Ok Guys, I figured this out, and it is useful information because this is a rather common issue believe it or not. I'll do my best to describe all the research and solution, but it will be in somewhat layman's terms as I am not the most uber-technical, so for you super-geeks on the forum please cut me some slack if I say something not quite precise.
So, from what I gather, at some point Windows began changing the way it was storing the "Volume Name" that it portrays to users in Disk Manager. In other words, it is apparently not stored any longer in the same FAT32 boot sector like used to be the case. I didn't waste time finding where exactly, but it is apparently stored some place else. This is why Windows and other more modern tools will reflect something different than what is in the actual boot sector. But the reality is, depending on HOW the partition was formatted, it may even have "NO NAME" stored in the boot sector. And this is why, when using tools that actually read the literal boot sector, it does NOT reflect the "Windows" Volume Name as you'd expect.
Ghost 2003 in particular is a PITA about this because it starts out asking to select a source partition from a provided list - but it uses the actual boot sector information. So you will tend to see something like DRV1_VOL1 and DRV1_VO2, or the now infamous NO NAME. Yet when it then next asks to select the target for the image file it portrays a list of volumes as Windows would normally represent them. For example C:SYSTEM_VOL, D:AUDIO_VOL. So it is very schizo and confusing. And then if you also have a NO NAME volume thrown in the mix it really confuses matters even further for the user. So you can now probably appreciate why it is important to have the boot sector volume names be something sensible & consistent, if not outright matching, the Windows volume names.
Why sometimes does a volume end up with NO NAME in the boot sector you ask? Well, from what I can see, this happens when you use some utility that doesn't bother to ask about a volume name, or if you run the Format.exe command from the command line and don't bother to use the /v switch. The default ends up as NO_NAME. There are a variety of ways it might happen actually.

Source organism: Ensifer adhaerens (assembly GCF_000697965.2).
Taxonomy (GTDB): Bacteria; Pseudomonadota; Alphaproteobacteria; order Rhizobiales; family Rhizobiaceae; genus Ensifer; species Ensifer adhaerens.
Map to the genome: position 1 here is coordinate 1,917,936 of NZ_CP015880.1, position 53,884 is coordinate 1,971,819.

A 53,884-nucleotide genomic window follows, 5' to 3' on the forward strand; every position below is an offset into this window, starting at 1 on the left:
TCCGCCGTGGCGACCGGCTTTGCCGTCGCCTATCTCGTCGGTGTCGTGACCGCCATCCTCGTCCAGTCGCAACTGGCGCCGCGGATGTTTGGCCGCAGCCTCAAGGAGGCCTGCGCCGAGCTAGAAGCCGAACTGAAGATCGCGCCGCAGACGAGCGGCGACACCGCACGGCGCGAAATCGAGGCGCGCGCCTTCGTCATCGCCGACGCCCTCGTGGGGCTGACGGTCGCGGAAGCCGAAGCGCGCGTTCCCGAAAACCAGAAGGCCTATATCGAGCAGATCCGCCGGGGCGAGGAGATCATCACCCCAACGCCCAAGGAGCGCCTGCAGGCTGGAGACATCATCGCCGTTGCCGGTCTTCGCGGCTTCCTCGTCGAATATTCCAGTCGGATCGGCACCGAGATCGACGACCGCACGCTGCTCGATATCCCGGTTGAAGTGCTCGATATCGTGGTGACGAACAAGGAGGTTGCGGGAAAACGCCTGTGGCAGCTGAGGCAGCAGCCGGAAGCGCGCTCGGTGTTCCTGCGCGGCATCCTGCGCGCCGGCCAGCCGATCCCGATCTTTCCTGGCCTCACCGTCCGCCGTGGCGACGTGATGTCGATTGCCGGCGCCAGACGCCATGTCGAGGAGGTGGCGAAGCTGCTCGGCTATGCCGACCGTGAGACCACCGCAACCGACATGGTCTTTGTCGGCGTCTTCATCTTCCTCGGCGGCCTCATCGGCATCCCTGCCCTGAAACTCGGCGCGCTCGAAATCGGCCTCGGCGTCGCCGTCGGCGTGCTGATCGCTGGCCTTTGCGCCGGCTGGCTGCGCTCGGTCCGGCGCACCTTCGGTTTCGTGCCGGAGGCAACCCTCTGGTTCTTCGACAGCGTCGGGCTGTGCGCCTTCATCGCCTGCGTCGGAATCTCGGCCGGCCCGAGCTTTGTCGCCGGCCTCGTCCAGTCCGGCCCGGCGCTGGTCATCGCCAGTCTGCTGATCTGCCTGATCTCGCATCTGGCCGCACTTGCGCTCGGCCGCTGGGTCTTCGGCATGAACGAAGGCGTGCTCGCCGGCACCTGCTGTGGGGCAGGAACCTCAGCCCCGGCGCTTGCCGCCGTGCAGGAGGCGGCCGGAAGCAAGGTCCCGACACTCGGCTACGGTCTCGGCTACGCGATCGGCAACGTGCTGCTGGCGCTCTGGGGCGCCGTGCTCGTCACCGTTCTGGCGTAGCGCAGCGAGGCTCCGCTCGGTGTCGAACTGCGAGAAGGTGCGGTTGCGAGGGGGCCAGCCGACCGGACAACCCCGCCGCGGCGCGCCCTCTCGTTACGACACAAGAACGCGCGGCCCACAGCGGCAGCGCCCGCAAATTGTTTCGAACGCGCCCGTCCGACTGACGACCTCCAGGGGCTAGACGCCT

So then how do you fix this? Well, I am still searching for a more tailored stand-alone solution, but for now have managed to find a neat program called Active@ Disk Editor. It is free and can be found here: http://www.disk-editor.org/
It isn't very large, installs quickly and allows incredible control over the entire disk, quite an amazing piece of software. But you need to take time to understand it since it can be very dangerous if you start making changes and saving them without understanding what you are doing. To solve the particular problem under discussion is quite simple: Just load the FAT32 boot template and then Navigate to each of the boot sectors and look for the Volume Names. Then set the Editor to Enable Changes, make the changes and save. And be sure to also alter the boot sector copy as well. Then repeat this for each partition that needs changing, or that you want to have match the Windows volume names. This way, when you go into any disk or imaging tools in the future everything will always make sense. As I said, I'm hoping to find a smaller, safer, simpler, standalone utility that will allow for volume name changes to the actual boot sectors. So if any of you guys know of any such tool, please share.
Hopefully I've managed to contribute something useful back to the forum after all the wonderful help people have provided on my DAW rebuild journey.